Roy Lichtenstein, ‘Study for Little Aviation’, Christie's
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Study for Little Aviation

Image: 16 1/4 x 8 3/4 in. (41.2 x 22.2 cm.)
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About the work
Exhibition history
Provenance
C
Christie's

Roy Lichtenstein (1923-1997)

Study for Little Aviation

signed and dated 'rf Lichtenstein …

Signature
Graphite and color pencil on paper
Roy Lichtenstein
American, 1923–1997
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When American Pop artist Roy Lichtenstein painted Look Mickey in 1961, it set the tone for his career. This primary-color portrait of the cartoon mouse introduced Lichtenstein’s detached and deadpan style at a time when introspective Abstract Expressionism reigned. Mining material from advertisements, comics, and the everyday, Lichtenstein brought what was then a great taboo—commercial art—into the gallery. He stressed the artificiality of his images by painting them as though they’d come from a commercial press, with the flat, single-color Ben-Day dots of the newspaper meticulously rendered by hand using paint and stencils. Later in his career, Lichtenstein extended his source material to art history, including the work of Claude Monet and Pablo Picasso, and experimented with three-dimensional works. Lichtenstein’s use of appropriated imagery has influenced artists such as Richard Prince, Jeff Koons, and Raymond Pettibon.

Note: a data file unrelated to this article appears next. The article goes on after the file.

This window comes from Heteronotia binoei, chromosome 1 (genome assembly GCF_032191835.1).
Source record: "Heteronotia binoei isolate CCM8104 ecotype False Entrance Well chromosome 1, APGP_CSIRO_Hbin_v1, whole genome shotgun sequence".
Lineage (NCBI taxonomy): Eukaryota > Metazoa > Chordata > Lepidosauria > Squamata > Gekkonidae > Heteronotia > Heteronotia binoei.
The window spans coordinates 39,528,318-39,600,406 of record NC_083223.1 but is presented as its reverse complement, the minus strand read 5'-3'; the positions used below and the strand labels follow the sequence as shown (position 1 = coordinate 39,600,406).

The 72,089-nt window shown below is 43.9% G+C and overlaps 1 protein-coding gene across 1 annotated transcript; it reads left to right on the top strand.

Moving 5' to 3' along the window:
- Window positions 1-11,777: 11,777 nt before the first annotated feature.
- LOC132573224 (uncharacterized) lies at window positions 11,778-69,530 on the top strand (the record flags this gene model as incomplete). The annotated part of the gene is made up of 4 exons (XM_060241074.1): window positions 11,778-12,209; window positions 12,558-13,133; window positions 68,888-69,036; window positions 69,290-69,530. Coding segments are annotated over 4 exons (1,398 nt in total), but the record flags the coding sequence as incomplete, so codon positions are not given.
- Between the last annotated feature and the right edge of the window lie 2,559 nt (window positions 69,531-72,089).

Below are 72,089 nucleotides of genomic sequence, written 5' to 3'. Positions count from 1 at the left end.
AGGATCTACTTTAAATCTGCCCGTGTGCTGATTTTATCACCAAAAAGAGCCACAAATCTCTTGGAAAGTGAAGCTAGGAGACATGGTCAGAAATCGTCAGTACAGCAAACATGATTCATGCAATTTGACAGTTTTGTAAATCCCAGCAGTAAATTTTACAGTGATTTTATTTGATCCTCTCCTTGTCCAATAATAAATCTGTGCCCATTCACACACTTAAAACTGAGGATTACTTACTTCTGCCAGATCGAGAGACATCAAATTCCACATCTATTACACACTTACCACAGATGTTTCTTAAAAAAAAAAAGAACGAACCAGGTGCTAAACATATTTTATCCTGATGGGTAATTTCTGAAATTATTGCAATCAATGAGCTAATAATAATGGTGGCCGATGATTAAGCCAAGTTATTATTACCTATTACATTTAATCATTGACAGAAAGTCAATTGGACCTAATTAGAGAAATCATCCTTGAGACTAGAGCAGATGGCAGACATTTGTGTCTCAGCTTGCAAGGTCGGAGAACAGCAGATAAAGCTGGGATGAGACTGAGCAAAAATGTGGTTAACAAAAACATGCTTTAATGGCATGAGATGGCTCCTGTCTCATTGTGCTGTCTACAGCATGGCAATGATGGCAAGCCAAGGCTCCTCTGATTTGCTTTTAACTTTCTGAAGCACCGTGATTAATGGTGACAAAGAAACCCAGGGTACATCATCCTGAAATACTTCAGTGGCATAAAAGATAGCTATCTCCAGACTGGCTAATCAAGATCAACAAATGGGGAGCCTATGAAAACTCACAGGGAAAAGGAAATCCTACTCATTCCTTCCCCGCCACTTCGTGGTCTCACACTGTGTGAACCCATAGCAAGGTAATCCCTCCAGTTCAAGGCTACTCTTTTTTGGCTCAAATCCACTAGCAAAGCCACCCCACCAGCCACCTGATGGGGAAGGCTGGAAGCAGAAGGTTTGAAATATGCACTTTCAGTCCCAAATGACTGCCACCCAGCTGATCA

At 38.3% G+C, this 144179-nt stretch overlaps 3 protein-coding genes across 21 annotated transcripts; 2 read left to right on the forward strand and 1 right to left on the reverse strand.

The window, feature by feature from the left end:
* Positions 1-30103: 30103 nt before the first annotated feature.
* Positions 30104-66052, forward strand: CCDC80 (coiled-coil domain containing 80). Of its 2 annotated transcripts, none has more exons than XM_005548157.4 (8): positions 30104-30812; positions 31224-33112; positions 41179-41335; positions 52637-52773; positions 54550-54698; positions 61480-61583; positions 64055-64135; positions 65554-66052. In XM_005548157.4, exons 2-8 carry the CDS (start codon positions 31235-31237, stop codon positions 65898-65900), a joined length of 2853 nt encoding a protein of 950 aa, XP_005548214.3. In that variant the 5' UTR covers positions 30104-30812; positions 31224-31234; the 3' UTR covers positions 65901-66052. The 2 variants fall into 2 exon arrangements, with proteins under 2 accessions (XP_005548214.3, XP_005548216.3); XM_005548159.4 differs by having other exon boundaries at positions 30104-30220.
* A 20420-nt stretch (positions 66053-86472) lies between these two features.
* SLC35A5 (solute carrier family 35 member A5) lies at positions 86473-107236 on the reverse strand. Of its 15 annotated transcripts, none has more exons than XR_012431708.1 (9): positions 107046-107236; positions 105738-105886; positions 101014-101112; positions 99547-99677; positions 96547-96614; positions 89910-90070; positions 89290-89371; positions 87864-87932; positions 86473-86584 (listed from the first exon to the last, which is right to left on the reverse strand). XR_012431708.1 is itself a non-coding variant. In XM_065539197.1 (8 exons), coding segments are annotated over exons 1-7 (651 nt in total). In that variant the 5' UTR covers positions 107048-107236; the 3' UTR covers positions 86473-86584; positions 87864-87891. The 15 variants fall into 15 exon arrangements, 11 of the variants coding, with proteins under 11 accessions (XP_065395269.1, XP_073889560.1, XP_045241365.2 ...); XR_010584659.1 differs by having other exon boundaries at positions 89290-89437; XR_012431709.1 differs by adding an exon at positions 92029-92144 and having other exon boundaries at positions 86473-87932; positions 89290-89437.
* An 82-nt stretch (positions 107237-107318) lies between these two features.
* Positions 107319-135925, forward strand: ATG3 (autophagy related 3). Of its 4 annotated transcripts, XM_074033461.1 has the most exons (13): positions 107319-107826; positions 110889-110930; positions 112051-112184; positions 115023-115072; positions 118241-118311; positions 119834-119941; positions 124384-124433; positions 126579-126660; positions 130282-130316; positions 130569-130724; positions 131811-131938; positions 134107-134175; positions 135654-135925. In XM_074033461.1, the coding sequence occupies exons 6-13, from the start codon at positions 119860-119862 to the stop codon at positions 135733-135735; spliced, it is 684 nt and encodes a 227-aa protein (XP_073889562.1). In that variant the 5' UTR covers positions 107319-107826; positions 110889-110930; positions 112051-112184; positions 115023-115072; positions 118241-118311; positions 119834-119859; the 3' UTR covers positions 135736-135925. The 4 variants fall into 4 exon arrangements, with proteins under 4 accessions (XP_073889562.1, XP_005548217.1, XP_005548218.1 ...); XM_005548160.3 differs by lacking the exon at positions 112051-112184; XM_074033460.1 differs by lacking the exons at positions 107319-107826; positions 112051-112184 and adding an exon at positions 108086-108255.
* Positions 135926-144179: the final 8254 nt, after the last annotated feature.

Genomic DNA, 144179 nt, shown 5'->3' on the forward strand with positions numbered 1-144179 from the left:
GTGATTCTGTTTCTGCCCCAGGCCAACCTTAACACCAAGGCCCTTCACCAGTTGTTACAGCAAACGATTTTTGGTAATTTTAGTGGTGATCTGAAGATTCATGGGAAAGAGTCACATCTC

Roy Lichtenstein, ‘Study for Little Aviation’, Christie's
Save
Save
Share
Share
About the work
Exhibition history
Provenance
C
Christie's

Roy Lichtenstein (1923-1997)

Study for Little Aviation

signed and dated 'rf Lichtenstein '68' (lower right)

graphite and color pencil on paper

image: 16 1/4 x 8 3/4 in. (41.2 x 22.2 cm.)

sheet: 21 1/4 x 13 1/8 in. (53.9 x 33.3 cm.)

Executed in 1968.

Signature
Graphite and color pencil on paper
Roy Lichtenstein
American, 1923–1997
Follow

When American Pop artist Roy Lichtenstein painted Look Mickey in 1961, it set the tone for his career. This primary-color portrait of the cartoon mouse introduced Lichtenstein’s detached and deadpan style at a time when introspective Abstract Expressionism reigned. Mining material from advertisements, comics, and the everyday, Lichtenstein brought what was then a great taboo—commercial art—into the gallery. He stressed the artificiality of his images by painting them as though they’d come from a commercial press, with the flat, single-color Ben-Day dots of the newspaper meticulously rendered by hand using paint and stencils. Later in his career, Lichtenstein extended his source material to art history, including the work of Claude Monet and Pablo Picasso, and experimented with three-dimensional works. Lichtenstein’s use of appropriated imagery has influenced artists such as Richard Prince, Jeff Koons, and Raymond Pettibon.

Study for Little Aviation

Image: 16 1/4 x 8 3/4 in. (41.2 x 22.2 cm.)
Want to sell a work by this artist? Consign with Artsy.
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